fits of that investment, because that's what it is an investment. Now, now that they're older, going back to the mother, you know, I think we need to allow the mother, especially the Muslim mother, to have the permission to be staying at home, because that's what she wants to do and not feel pressured to go out or do this or do that. Because at the end of the day, who are you trying to please? Are you trying to please your Creator, or the society that you live in, because you have to remember, when Allah blesses you with a child, that's a privilege, not everyone is blessed with a child. So therefore, that privilege you have to take as an amine as a trust. And we know that when
Allah blesses a woman with a child, then that child is entrusted to her temporarily and she has to fulfill that trust. Because every, you know, trust will be questioned about and we know that Allah says that, you know, every, every, every Amana that we are placed, you know, we have it on our shoulder, we are going to be accountable for it. And that's something that we need to think about it is really important, like you said, I think as women to change our mindset, I look at our children as a trust as not just, I mean, they are a responsibility, but not just a chore really invest ourselves as mothers into them and enjoy the process. And I think that what she said about the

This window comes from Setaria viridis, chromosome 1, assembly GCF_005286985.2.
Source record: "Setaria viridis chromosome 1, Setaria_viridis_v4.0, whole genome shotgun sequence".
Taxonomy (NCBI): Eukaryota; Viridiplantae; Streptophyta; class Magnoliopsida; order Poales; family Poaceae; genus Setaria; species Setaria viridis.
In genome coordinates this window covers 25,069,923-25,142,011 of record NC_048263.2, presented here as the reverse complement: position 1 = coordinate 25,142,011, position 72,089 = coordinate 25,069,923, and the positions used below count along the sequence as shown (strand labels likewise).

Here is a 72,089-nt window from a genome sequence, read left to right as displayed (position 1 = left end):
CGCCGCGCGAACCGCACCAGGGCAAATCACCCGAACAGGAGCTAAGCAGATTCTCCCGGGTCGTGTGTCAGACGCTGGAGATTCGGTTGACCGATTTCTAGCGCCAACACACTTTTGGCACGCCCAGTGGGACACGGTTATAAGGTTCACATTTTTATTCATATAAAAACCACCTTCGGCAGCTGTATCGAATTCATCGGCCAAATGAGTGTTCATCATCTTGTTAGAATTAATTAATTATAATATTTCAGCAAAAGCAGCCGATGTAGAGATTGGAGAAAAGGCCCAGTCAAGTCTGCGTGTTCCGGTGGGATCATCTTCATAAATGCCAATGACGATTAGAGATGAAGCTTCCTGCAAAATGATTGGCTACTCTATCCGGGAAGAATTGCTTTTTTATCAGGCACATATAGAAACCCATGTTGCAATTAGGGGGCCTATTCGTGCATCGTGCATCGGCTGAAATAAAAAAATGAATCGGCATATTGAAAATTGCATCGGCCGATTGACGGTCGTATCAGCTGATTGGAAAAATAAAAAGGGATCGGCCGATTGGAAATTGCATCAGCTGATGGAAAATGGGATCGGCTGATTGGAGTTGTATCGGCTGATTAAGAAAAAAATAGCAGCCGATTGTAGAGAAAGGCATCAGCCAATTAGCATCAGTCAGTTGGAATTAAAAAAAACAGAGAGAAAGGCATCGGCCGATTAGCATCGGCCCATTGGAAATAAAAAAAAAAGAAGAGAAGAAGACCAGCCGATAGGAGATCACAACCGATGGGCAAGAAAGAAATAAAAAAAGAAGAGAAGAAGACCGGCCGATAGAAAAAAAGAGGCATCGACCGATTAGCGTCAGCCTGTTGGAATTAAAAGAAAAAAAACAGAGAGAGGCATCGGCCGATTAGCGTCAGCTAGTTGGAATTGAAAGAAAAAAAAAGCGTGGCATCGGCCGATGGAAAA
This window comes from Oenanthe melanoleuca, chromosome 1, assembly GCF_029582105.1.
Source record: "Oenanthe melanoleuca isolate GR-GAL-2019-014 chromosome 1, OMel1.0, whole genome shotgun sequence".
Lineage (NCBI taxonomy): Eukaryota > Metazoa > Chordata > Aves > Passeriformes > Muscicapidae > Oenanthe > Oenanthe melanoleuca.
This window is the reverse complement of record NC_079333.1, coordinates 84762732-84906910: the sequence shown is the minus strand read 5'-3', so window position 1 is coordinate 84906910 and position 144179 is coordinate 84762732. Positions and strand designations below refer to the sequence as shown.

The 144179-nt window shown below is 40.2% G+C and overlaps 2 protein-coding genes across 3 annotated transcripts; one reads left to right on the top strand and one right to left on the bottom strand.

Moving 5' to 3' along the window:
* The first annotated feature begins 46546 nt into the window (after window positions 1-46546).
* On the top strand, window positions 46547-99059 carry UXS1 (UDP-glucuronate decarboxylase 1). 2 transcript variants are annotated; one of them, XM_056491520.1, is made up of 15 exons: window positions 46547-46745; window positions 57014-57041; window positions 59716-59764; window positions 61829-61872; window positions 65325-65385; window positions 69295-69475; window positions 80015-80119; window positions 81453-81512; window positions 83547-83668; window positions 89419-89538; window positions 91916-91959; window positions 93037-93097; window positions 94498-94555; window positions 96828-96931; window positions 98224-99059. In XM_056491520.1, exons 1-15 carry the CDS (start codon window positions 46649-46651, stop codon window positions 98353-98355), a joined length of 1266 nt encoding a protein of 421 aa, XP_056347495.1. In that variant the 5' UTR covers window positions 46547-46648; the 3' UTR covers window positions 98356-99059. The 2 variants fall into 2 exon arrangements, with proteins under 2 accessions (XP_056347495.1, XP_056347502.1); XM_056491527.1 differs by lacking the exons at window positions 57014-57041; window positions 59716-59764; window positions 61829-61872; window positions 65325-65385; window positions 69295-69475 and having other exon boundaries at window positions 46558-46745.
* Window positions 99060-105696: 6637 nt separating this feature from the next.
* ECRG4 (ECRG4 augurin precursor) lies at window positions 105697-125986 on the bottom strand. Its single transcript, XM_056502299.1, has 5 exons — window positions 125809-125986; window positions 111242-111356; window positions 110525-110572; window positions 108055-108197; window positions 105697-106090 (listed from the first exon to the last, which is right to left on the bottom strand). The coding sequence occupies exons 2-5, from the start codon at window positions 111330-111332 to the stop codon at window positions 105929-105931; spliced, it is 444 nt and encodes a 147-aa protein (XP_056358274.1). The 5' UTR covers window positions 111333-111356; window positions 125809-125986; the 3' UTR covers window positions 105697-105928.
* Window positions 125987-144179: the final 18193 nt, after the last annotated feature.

family, supporting the mother to be able to do that is really important. I just want to add that, look, if a very difficult decision has to be made and very young children need to be looked after by somebody else. I would encourage sisters to choose people who have a natural love for that child, you know, so somebody liked the grandmother, grandfather, grandparents, people who have a natural sense of love for the child, they will still be able to provide, you know, a very natural form of love that I don't think other people can provide. I'm gonna have to cut you there and go to a break in sha Allah Assalamu aleikum wa rahmatullah wa barakato. And welcome back from the break, we left
off discussing the importance of a mother's role. Let's move on to the next two means showing your children how to have a relationship with Allah, and the importance of giving them good role models on palha.